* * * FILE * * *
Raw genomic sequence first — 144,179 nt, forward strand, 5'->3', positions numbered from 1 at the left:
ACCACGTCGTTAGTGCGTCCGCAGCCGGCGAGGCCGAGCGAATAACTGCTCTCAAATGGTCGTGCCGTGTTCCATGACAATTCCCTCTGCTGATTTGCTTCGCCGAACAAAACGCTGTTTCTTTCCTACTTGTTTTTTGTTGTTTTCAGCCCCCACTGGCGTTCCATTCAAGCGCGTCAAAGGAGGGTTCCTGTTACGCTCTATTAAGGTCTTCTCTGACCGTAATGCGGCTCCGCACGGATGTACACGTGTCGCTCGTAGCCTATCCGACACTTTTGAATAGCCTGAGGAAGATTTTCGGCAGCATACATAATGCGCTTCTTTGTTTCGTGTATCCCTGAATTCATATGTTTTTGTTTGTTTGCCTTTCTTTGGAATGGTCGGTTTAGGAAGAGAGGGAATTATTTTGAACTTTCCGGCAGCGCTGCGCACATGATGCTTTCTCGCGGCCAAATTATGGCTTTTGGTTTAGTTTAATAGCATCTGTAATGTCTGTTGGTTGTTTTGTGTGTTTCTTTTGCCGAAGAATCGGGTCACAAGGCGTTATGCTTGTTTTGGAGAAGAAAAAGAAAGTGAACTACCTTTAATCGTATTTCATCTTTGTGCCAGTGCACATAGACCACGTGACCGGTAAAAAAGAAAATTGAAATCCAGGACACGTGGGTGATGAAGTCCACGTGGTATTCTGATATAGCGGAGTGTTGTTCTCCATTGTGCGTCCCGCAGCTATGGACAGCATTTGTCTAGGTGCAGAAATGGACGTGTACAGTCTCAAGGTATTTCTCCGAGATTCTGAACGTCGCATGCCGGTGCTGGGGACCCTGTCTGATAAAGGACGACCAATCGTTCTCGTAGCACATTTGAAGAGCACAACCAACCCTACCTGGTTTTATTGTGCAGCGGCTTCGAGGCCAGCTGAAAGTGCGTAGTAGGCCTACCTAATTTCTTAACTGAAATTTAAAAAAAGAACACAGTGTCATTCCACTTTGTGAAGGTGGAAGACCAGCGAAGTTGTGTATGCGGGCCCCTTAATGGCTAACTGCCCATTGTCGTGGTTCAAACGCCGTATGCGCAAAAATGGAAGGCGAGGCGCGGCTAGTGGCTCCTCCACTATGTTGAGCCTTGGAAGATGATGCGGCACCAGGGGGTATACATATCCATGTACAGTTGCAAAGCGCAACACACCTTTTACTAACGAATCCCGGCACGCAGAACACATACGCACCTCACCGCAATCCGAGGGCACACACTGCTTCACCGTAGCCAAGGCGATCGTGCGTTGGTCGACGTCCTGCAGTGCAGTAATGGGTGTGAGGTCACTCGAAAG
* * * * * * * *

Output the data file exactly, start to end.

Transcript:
Raw genomic sequence first — 144,179 nt, forward strand, 5'->3', positions numbered from 1 at the left:
ACCACGTCGTTAGTGCGTCCGCAGCCGGCGAGGCCGAGCGAATAACTGCTCTCAAATGGTCGTGCCGTGTTCCATGACAATTCCCTCTGCTGATTTGCTTCGCCGAACAAAACGCTGTTTCTTTCCTACTTGTTTTTTGTTGTTTTCAGCCCCCACTGGCGTTCCATTCAAGCGCGTCAAAGGAGGGTTCCTGTTACGCTCTATTAAGGTCTTCTCTGACCGTAATGCGGCTCCGCACGGATGTACACGTGTCGCTCGTAGCCTATCCGACACTTTTGAATAGCCTGAGGAAGATTTTCGGCAGCATACATAATGCGCTTCTTTGTTTCGTGTATCCCTGAATTCATATGTTTTTGTTTGTTTGCCTTTCTTTGGAATGGTCGGTTTAGGAAGAGAGGGAATTATTTTGAACTTTCCGGCAGCGCTGCGCACATGATGCTTTCTCGCGGCCAAATTATGGCTTTTGGTTTAGTTTAATAGCATCTGTAATGTCTGTTGGTTGTTTTGTGTGTTTCTTTTGCCGAAGAATCGGGTCACAAGGCGTTATGCTTGTTTTGGAGAAGAAAAAGAAAGTGAACTACCTTTAATCGTATTTCATCTTTGTGCCAGTGCACATAGACCACGTGACCGGTAAAAAAGAAAATTGAAATCCAGGACACGTGGGTGATGAAGTCCACGTGGTATTCTGATATAGCGGAGTGTTGTTCTCCATTGTGCGTCCCGCAGCTATGGACAGCATTTGTCTAGGTGCAGAAATGGACGTGTACAGTCTCAAGGTATTTCTCCGAGATTCTGAACGTCGCATGCCGGTGCTGGGGACCCTGTCTGATAAAGGACGACCAATCGTTCTCGTAGCACATTTGAAGAGCACAACCAACCCTACCTGGTTTTATTGTGCAGCGGCTTCGAGGCCAGCTGAAAGTGCGTAGTAGGCCTACCTAATTTCTTAACTGAAATTTAAAAAAAGAACACAGTGTCATTCCACTTTGTGAAGGTGGAAGACCAGCGAAGTTGTGTATGCGGGCCCCTTAATGGCTAACTGCCCATTGTCGTGGTTCAAACGCCGTATGCGCAAAAATGGAAGGCGAGGCGCGGCTAGTGGCTCCTCCACTATGTTGAGCCTTGGAAGATGATGCGGCACCAGGGGGTATACATATCCATGTACAGTTGCAAAGCGCAACACACCTTTTACTAACGAATCCCGGCACGCAGAACACATACGCACCTCACCGCAATCCGAGGGCACACACTGCTTCACCGTAGCCAAGGCGATCGTGCGTTGGTCGACGTCCTGCAGTGCAGTAATGGGTGTGAGGTCACTCGAAAG